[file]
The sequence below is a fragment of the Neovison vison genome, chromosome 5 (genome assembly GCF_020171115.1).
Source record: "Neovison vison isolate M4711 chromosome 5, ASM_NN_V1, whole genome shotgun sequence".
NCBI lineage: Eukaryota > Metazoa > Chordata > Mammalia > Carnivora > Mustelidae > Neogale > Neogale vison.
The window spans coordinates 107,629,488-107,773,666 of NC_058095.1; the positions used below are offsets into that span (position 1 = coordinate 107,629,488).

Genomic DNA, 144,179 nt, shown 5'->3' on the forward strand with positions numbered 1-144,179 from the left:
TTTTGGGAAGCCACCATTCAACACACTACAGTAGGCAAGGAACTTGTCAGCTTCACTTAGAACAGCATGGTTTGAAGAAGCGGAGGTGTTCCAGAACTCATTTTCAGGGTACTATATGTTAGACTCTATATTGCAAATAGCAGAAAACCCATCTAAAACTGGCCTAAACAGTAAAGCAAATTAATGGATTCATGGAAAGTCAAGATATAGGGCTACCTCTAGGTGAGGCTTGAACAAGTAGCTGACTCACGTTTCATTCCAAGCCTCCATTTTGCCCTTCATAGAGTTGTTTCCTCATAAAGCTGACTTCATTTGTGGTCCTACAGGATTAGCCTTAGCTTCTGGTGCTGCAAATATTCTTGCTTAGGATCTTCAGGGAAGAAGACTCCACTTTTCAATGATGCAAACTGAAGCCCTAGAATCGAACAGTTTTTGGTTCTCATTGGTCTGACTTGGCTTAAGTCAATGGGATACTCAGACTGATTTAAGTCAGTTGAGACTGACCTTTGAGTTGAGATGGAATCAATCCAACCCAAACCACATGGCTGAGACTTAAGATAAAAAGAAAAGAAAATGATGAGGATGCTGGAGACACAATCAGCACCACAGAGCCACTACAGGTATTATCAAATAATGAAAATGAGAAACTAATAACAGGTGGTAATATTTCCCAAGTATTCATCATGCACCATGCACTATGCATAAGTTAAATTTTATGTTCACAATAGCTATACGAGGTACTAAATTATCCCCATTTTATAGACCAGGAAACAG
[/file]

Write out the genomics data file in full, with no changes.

The sequence below is a fragment of the Neovison vison genome, chromosome 5 (genome assembly GCF_020171115.1).
Source record: "Neovison vison isolate M4711 chromosome 5, ASM_NN_V1, whole genome shotgun sequence".
NCBI lineage: Eukaryota > Metazoa > Chordata > Mammalia > Carnivora > Mustelidae > Neogale > Neogale vison.
The window spans coordinates 107,629,488-107,773,666 of NC_058095.1; the positions used below are offsets into that span (position 1 = coordinate 107,629,488).

Genomic DNA, 144,179 nt, shown 5'->3' on the forward strand with positions numbered 1-144,179 from the left:
TTTTGGGAAGCCACCATTCAACACACTACAGTAGGCAAGGAACTTGTCAGCTTCACTTAGAACAGCATGGTTTGAAGAAGCGGAGGTGTTCCAGAACTCATTTTCAGGGTACTATATGTTAGACTCTATATTGCAAATAGCAGAAAACCCATCTAAAACTGGCCTAAACAGTAAAGCAAATTAATGGATTCATGGAAAGTCAAGATATAGGGCTACCTCTAGGTGAGGCTTGAACAAGTAGCTGACTCACGTTTCATTCCAAGCCTCCATTTTGCCCTTCATAGAGTTGTTTCCTCATAAAGCTGACTTCATTTGTGGTCCTACAGGATTAGCCTTAGCTTCTGGTGCTGCAAATATTCTTGCTTAGGATCTTCAGGGAAGAAGACTCCACTTTTCAATGATGCAAACTGAAGCCCTAGAATCGAACAGTTTTTGGTTCTCATTGGTCTGACTTGGCTTAAGTCAATGGGATACTCAGACTGATTTAAGTCAGTTGAGACTGACCTTTGAGTTGAGATGGAATCAATCCAACCCAAACCACATGGCTGAGACTTAAGATAAAAAGAAAAGAAAATGATGAGGATGCTGGAGACACAATCAGCACCACAGAGCCACTACAGGTATTATCAAATAATGAAAATGAGAAACTAATAACAGGTGGTAATATTTCCCAAGTATTCATCATGCACCATGCACTATGCATAAGTTAAATTTTATGTTCACAATAGCTATACGAGGTACTAAATTATCCCCATTTTATAGACCAGGAAACAG